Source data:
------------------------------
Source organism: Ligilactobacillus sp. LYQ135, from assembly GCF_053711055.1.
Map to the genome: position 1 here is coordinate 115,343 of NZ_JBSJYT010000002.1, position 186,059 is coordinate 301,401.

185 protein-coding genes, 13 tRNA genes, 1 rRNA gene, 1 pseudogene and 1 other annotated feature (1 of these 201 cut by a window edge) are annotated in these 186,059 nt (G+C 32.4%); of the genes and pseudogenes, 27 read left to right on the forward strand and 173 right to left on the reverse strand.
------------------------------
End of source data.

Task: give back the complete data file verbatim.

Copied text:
Source organism: Ligilactobacillus sp. LYQ135, from assembly GCF_053711055.1.
Map to the genome: position 1 here is coordinate 115,343 of NZ_JBSJYT010000002.1, position 186,059 is coordinate 301,401.

185 protein-coding genes, 13 tRNA genes, 1 rRNA gene, 1 pseudogene and 1 other annotated feature (1 of these 201 cut by a window edge) are annotated in these 186,059 nt (G+C 32.4%); of the genes and pseudogenes, 27 read left to right on the forward strand and 173 right to left on the reverse strand.